The Wayfarer (mnfaure) wrote,
The Wayfarer

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A little conflict is good for you, book.

I've started reading George R.R. Martin's A Song of Fire and Ice books even though I told myself I wouldn't until all of them were out. But I saw the first two for sale in a used bookstore in Vermont and thought, "Aw, why not? I'm on holiday and can always leave them along the way for someone else to read."

I'll start the third today. I think. I'm enjoying the books--they are well-written and engaging--but I like a touch more leavening sunshine in my reading material.  Don't get me wrong, I can handle dark, but stories with such sustained darkness can affect my moods, and while on holiday, I don't want to go there all the time.  And these being tomes, they take you "there" for a lengthy duration. I need to learn to just set the book down for a bit instead of remaining so immersed. I have a gluttonous nature, though, so that is hard.

As it often does, this bout of reading has me thinking of my own books. One thing Mr. Martin excels at is conflict.  One thing I do not excel at is....yeah, you guessed it: conflict. I've bemoaned this before and I don't want to moan again, but I do want to think aloud a little bit about it in hopes that it will help me crystalize this once and for all. I want to write in the clashes and tension from the very first. They have to be an integral part of the story, not an afterthought.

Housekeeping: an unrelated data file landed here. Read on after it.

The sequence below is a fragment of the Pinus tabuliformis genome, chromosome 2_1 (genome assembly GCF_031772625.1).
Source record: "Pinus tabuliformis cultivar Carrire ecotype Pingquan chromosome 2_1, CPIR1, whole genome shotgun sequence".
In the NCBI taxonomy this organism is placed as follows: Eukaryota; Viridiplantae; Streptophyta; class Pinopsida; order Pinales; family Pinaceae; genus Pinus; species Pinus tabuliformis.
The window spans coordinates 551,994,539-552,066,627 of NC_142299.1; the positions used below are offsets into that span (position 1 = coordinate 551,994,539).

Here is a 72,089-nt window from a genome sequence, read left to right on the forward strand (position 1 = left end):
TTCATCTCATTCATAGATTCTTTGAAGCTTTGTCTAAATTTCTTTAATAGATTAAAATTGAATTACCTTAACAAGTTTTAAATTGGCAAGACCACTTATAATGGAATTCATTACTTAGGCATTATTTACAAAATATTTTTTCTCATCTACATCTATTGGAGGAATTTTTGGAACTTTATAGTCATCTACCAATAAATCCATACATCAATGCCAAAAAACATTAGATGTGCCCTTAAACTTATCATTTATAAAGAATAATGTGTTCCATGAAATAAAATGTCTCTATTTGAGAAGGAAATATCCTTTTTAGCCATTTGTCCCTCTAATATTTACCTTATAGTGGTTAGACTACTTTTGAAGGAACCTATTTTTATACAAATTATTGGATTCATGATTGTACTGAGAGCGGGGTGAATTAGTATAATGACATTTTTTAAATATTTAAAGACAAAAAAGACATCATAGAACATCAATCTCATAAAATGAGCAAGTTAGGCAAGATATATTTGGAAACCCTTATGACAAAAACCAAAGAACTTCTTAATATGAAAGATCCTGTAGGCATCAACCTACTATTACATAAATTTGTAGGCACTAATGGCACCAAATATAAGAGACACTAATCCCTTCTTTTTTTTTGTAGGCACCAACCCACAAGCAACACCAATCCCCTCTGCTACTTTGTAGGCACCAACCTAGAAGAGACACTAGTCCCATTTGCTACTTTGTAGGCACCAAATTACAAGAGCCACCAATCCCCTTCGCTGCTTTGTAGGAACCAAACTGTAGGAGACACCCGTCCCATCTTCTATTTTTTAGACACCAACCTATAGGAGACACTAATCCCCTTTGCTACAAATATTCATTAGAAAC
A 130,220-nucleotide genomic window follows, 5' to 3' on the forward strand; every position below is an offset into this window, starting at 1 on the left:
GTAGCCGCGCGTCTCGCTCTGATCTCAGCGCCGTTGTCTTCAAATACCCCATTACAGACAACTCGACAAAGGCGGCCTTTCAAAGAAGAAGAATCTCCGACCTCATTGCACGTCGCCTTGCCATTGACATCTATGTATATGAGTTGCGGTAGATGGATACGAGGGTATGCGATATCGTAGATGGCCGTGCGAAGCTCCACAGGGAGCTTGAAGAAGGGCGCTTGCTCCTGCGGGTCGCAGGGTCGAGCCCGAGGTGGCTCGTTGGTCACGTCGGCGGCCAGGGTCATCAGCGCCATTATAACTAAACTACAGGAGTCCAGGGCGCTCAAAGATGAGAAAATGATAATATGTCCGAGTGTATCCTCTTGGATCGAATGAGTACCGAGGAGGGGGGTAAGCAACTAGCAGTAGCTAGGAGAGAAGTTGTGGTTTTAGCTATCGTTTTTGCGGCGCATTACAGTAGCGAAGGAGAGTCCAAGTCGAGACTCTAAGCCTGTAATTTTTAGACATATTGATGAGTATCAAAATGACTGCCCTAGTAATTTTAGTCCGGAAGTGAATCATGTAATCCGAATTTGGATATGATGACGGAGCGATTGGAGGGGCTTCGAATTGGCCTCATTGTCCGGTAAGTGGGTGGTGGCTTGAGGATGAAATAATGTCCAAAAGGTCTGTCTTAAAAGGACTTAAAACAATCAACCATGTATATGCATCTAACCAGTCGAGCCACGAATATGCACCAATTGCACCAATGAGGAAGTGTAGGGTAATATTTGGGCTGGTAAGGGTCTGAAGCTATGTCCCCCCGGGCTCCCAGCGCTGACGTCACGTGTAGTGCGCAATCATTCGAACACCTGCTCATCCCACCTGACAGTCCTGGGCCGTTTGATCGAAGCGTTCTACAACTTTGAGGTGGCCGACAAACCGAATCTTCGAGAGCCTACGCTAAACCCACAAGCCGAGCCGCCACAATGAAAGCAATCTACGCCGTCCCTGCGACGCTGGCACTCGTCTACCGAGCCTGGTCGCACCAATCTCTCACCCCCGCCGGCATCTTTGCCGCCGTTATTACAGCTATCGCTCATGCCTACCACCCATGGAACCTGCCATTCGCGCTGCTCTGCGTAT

I know that. Yet I shun conflict. I tend to write angsty scenes of characters all alone. Whenever I have a germ of discord, I rip it out or prune it. I don't let people have their own agendas. Which points to another weakness of mine, characterization. But this is a moan ramble about conflict. One weakness at a time, thank you.

So, while reading Martin's books, I finally realized why I could not move on with Qeoe's next chapter in Witherwilds. I was in the throes of setting up another solitary angst scene: Qeoe discontent and grumbling. Oh, I had one tiny verbal exchange, but then she went back to brooding.


And pointless. She is surrounded by people she doesn't like, who believe differently than she does, who are doing something she is against and who want her to do it, too. There are countless opportunities for on-page, authentic conflict. I just have to capitalize on them.

To that effect, a few things for me to remember:

- Personality

Characters, like people in real life, do not get along with or like everyone in their entourage. Squabbles, though, should be pertinent to the plot or character development, not just something exploited to have a  semblance of tension.

- Agenda

Everyone has his or her own agenda. I don't have to create false, hyped-up conflict; I don't have to impose non-characteristic actions, thoughts, or feelings on characters to get action.  I just need to find the right character with the right conflicting agenda to set against my protags. Many times in fiction, I feel that there is a never a dearth of Bad Things happening to MCs. The problem, for me, with all this Bad is that it feels formulaic, an overload of author piling suffering on character because that's what someone decided we should do to tell a compelling story.

I think a good way to avoid that is a) use conflicting agendas (real, not for-the-story constructed ones), b) have stakes that matter (fantasy or no, it doesn't have to be saving the world to be a stake that matters), and c)...

- Leaven, leaven, leaven.

I cry harder if I've laughed first.
Tags: musing amuses the muse, that thing called writing, witherwilds

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